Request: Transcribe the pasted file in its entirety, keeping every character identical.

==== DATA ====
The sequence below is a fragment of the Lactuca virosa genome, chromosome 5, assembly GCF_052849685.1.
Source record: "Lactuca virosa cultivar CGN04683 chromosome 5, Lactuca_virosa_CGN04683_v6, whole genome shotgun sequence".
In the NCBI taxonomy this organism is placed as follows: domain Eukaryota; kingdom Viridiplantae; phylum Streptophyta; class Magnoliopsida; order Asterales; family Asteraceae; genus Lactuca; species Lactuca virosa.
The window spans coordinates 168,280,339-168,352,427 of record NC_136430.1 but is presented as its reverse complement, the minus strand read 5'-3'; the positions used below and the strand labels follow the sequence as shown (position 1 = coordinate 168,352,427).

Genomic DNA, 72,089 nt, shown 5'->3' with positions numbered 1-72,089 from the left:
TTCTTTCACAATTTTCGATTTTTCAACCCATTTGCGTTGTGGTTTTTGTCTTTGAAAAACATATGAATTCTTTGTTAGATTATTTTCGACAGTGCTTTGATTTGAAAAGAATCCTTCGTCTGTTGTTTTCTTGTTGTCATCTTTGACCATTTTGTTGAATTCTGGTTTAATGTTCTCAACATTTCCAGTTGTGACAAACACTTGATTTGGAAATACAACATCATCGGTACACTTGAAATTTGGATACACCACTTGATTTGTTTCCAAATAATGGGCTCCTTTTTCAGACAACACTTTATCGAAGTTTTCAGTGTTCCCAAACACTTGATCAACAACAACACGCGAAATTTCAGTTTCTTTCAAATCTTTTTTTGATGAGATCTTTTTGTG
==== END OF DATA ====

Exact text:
The sequence below is a fragment of the Lactuca virosa genome, chromosome 5, assembly GCF_052849685.1.
Source record: "Lactuca virosa cultivar CGN04683 chromosome 5, Lactuca_virosa_CGN04683_v6, whole genome shotgun sequence".
In the NCBI taxonomy this organism is placed as follows: domain Eukaryota; kingdom Viridiplantae; phylum Streptophyta; class Magnoliopsida; order Asterales; family Asteraceae; genus Lactuca; species Lactuca virosa.
The window spans coordinates 168,280,339-168,352,427 of record NC_136430.1 but is presented as its reverse complement, the minus strand read 5'-3'; the positions used below and the strand labels follow the sequence as shown (position 1 = coordinate 168,352,427).

Genomic DNA, 72,089 nt, shown 5'->3' with positions numbered 1-72,089 from the left:
TTCTTTCACAATTTTCGATTTTTCAACCCATTTGCGTTGTGGTTTTTGTCTTTGAAAAACATATGAATTCTTTGTTAGATTATTTTCGACAGTGCTTTGATTTGAAAAGAATCCTTCGTCTGTTGTTTTCTTGTTGTCATCTTTGACCATTTTGTTGAATTCTGGTTTAATGTTCTCAACATTTCCAGTTGTGACAAACACTTGATTTGGAAATACAACATCATCGGTACACTTGAAATTTGGATACACCACTTGATTTGTTTCCAAATAATGGGCTCCTTTTTCAGACAACACTTTATCGAAGTTTTCAGTGTTCCCAAACACTTGATCAACAACAACACGCGAAATTTCAGTTTCTTTCAAATCTTTTTTTGATGAGATCTTTTTGTG